The final international break of the season has been completed with multiple countries from across the globe competing in World Cup qualifiers, play-offs or friendlies.
A swathe of tickets to Qatar were confirmed, and further play-off slots determined. Here are some of the main talking points and takeaways from those matches.
Luis Enrique was facing questions about his future amid speculation around the Manchester United job and the fact that the Asturian is yet to renew his contract with the RFEF.
But his answers were as emphatic as his team’s performances. The national team’s return to Catalonia was a triumphant one with thousands of fans turning out at the RCDE Stadium to see a late winner in La Roja’s 2-1 victory over Albania.
The author of the decisive goal was a Catalan – Dani Olmo, born in Terrassa – and set up by Jordi Alba. Ferran Torres, another link to Barcelona, scored the opener to continue his fine international record (13 goals in 24 caps).
Alvaro Morata was captain on the night and told the comical anecdote about the coin toss. Not realising what he had to do during the pre-game formalities, when the referee showed him the coin, he motioned to take it from him rather than call heads or tails.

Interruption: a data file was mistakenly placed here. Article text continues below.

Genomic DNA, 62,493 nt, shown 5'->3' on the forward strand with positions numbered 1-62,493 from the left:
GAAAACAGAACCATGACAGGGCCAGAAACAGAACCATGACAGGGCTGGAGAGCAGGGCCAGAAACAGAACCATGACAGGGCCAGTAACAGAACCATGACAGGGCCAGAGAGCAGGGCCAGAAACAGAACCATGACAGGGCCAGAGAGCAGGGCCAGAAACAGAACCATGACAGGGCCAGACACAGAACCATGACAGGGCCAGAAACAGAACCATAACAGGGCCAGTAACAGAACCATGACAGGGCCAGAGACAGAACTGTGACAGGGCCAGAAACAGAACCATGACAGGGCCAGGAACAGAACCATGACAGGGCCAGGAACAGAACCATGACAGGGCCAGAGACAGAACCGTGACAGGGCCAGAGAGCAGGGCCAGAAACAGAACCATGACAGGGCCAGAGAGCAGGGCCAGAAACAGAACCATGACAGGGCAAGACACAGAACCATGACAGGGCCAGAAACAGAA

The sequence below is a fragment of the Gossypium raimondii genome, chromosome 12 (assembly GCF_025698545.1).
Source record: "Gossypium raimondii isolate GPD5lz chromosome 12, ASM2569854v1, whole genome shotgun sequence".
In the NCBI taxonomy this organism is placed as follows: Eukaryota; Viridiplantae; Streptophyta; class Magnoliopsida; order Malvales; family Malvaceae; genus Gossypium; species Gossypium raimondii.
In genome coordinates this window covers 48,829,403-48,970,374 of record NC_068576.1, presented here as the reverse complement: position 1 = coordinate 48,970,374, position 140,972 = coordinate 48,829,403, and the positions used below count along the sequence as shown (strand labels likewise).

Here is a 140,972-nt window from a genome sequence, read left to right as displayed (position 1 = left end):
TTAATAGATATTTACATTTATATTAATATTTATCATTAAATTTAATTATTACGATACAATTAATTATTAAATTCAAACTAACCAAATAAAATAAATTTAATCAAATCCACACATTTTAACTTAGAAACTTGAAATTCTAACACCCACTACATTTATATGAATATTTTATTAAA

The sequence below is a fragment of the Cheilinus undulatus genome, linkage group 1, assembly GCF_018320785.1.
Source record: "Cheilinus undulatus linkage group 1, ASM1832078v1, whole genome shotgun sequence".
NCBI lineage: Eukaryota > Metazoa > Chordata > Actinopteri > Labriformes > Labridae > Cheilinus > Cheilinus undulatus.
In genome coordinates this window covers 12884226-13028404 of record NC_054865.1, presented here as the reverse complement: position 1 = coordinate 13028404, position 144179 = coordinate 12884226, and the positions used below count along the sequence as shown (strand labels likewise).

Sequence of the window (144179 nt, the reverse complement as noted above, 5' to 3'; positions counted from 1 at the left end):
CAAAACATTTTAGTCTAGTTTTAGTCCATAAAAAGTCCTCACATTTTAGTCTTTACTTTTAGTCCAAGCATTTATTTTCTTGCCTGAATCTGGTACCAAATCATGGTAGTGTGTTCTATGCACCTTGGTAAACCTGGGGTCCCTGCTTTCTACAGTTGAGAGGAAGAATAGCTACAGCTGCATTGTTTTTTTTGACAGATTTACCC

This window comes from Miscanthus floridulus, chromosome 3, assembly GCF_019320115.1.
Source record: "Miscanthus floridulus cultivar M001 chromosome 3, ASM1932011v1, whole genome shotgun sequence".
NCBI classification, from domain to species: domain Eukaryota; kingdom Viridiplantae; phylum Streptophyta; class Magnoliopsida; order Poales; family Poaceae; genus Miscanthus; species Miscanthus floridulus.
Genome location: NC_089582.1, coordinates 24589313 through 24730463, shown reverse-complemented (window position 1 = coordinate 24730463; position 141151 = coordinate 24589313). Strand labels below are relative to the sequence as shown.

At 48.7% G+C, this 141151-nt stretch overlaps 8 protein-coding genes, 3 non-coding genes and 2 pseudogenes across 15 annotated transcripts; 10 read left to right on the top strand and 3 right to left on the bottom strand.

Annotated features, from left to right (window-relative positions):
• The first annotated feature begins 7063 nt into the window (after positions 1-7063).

The return to Riazor against Iceland was more emphatic, as La Roja won 5-0 courtesy of braces from Morata and Pablo Sarabia along with a first international goal for Yeremy Pino.
Morata has now reached 25 Spain goals in 52 caps, moving him to 8th in the nation’s all-time scoring charts. Moreover, only three men reached the tally of 25 faster than Morata in terms of the number of games. Sarabia’s goals both came off the bench and were both assisted by fellow substitute Marcos Alonso.
Brutal African Qualification
The five decisive play-off second legs took place as African qualification reached the finish line, and it was incredibly dramatic. Of the five ties, one went to a penalty shoot-out, two were decided by away goals, and one other by a single goal. It could barely have been closer.
In Senegal, it was a case of here we go again for the Lions of Teranga as they had to go through a penalty shoot-out against Egypt, just as they had 51 days earlier in the AFCON final.
It was the same result too, with Sadio Mane scoring the winning spot-kick to send his nation to Qatar. But there was controversy with a number of fans shining lasers into the eyes of the Egyptian takers and their goalkeeper. This was only the second time ever that a place at a World Cup was decided by a penalty shoot-out (previously Australia vs Uruguay in the intercontinental play-offs for the 2006 tournament).
In Algeria, the emotions swung like a pendulum. In the 118th minute of extra time, the hosts scored what they thought would be the winner, only for Karl Toko Ekambi (formerly of Villarreal) to steal the headlines with a goal in minute 124. The image of coach Djamel Belmadi crestfallen on the turf went viral on social media.